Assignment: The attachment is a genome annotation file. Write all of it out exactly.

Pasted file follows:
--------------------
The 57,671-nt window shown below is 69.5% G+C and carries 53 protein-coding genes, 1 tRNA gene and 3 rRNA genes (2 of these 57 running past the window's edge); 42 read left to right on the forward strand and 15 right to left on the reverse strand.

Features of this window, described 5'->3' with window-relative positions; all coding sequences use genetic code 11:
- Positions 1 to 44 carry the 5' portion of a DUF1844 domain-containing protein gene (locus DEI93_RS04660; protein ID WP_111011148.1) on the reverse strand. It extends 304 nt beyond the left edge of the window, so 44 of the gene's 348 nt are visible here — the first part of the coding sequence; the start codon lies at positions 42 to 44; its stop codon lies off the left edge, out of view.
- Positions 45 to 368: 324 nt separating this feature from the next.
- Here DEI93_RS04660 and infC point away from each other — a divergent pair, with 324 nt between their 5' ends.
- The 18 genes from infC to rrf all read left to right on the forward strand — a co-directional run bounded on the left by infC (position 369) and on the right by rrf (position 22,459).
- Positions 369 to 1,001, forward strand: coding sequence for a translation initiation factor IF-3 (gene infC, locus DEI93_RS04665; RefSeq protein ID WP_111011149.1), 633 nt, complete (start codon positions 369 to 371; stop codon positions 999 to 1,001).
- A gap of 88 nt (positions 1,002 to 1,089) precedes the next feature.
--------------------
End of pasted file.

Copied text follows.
The 57,671-nt window shown below is 69.5% G+C and carries 53 protein-coding genes, 1 tRNA gene and 3 rRNA genes (2 of these 57 running past the window's edge); 42 read left to right on the forward strand and 15 right to left on the reverse strand.

Features of this window, described 5'->3' with window-relative positions; all coding sequences use genetic code 11:
- Positions 1 to 44 carry the 5' portion of a DUF1844 domain-containing protein gene (locus DEI93_RS04660; protein ID WP_111011148.1) on the reverse strand. It extends 304 nt beyond the left edge of the window, so 44 of the gene's 348 nt are visible here — the first part of the coding sequence; the start codon lies at positions 42 to 44; its stop codon lies off the left edge, out of view.
- Positions 45 to 368: 324 nt separating this feature from the next.
- Here DEI93_RS04660 and infC point away from each other — a divergent pair, with 324 nt between their 5' ends.
- The 18 genes from infC to rrf all read left to right on the forward strand — a co-directional run bounded on the left by infC (position 369) and on the right by rrf (position 22,459).
- Positions 369 to 1,001, forward strand: coding sequence for a translation initiation factor IF-3 (gene infC, locus DEI93_RS04665; RefSeq protein ID WP_111011149.1), 633 nt, complete (start codon positions 369 to 371; stop codon positions 999 to 1,001).
- A gap of 88 nt (positions 1,002 to 1,089) precedes the next feature.